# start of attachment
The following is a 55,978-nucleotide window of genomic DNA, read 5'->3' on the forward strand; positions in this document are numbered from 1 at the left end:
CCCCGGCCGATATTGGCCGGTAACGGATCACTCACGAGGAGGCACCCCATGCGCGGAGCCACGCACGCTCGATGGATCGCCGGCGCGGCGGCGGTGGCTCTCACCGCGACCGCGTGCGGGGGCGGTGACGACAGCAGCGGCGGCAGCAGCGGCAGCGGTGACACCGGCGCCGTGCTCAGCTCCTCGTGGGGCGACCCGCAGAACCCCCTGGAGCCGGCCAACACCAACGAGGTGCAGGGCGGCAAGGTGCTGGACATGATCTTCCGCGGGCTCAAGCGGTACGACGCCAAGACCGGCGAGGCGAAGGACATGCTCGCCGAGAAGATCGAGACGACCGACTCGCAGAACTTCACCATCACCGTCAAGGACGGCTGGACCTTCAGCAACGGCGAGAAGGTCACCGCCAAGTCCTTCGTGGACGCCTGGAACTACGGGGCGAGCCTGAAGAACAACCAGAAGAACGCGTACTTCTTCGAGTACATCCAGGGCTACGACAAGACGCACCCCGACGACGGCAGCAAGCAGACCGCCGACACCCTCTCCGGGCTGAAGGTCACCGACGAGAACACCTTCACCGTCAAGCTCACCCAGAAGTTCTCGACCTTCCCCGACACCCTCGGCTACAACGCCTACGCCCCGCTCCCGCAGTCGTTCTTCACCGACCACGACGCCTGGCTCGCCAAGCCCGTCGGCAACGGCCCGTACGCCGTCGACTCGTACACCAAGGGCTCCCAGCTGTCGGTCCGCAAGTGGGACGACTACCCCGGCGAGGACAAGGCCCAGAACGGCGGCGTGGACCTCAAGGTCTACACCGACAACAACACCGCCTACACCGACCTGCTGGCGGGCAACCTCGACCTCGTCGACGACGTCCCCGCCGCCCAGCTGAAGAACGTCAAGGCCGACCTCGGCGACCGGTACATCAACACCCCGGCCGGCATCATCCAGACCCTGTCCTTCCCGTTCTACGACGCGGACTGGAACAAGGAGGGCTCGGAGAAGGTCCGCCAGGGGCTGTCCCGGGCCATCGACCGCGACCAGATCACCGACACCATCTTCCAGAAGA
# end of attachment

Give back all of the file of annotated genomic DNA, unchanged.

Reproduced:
The following is a 55,978-nucleotide window of genomic DNA, read 5'->3' on the forward strand; positions in this document are numbered from 1 at the left end:
CCCCGGCCGATATTGGCCGGTAACGGATCACTCACGAGGAGGCACCCCATGCGCGGAGCCACGCACGCTCGATGGATCGCCGGCGCGGCGGCGGTGGCTCTCACCGCGACCGCGTGCGGGGGCGGTGACGACAGCAGCGGCGGCAGCAGCGGCAGCGGTGACACCGGCGCCGTGCTCAGCTCCTCGTGGGGCGACCCGCAGAACCCCCTGGAGCCGGCCAACACCAACGAGGTGCAGGGCGGCAAGGTGCTGGACATGATCTTCCGCGGGCTCAAGCGGTACGACGCCAAGACCGGCGAGGCGAAGGACATGCTCGCCGAGAAGATCGAGACGACCGACTCGCAGAACTTCACCATCACCGTCAAGGACGGCTGGACCTTCAGCAACGGCGAGAAGGTCACCGCCAAGTCCTTCGTGGACGCCTGGAACTACGGGGCGAGCCTGAAGAACAACCAGAAGAACGCGTACTTCTTCGAGTACATCCAGGGCTACGACAAGACGCACCCCGACGACGGCAGCAAGCAGACCGCCGACACCCTCTCCGGGCTGAAGGTCACCGACGAGAACACCTTCACCGTCAAGCTCACCCAGAAGTTCTCGACCTTCCCCGACACCCTCGGCTACAACGCCTACGCCCCGCTCCCGCAGTCGTTCTTCACCGACCACGACGCCTGGCTCGCCAAGCCCGTCGGCAACGGCCCGTACGCCGTCGACTCGTACACCAAGGGCTCCCAGCTGTCGGTCCGCAAGTGGGACGACTACCCCGGCGAGGACAAGGCCCAGAACGGCGGCGTGGACCTCAAGGTCTACACCGACAACAACACCGCCTACACCGACCTGCTGGCGGGCAACCTCGACCTCGTCGACGACGTCCCCGCCGCCCAGCTGAAGAACGTCAAGGCCGACCTCGGCGACCGGTACATCAACACCCCGGCCGGCATCATCCAGACCCTGTCCTTCCCGTTCTACGACGCGGACTGGAACAAGGAGGGCTCGGAGAAGGTCCGCCAGGGGCTGTCCCGGGCCATCGACCGCGACCAGATCACCGACACCATCTTCCAGAAGA